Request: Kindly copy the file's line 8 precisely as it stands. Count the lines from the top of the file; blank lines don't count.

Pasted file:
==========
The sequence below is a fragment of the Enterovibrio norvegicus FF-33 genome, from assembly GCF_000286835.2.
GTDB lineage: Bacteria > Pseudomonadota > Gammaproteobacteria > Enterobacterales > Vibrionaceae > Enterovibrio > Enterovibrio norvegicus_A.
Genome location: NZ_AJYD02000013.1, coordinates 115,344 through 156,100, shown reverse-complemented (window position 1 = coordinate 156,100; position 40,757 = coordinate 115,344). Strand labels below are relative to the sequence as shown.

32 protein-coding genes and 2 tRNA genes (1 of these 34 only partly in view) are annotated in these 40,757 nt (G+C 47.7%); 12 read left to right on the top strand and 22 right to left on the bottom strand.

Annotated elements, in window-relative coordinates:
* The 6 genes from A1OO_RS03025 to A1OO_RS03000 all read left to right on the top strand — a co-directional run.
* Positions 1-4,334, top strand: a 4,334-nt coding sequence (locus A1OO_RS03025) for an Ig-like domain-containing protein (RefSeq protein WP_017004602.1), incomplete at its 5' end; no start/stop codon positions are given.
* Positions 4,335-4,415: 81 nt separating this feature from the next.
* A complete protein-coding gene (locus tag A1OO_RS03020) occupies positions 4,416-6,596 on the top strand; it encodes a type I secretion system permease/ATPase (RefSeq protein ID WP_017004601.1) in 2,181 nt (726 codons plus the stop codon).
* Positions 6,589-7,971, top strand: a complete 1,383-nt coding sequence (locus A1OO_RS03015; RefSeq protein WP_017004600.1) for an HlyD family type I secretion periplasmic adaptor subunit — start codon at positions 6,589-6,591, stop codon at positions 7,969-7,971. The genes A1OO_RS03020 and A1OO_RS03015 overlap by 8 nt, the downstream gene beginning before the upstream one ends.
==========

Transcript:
* Positions 4,335-4,415: 81 nt separating this feature from the next.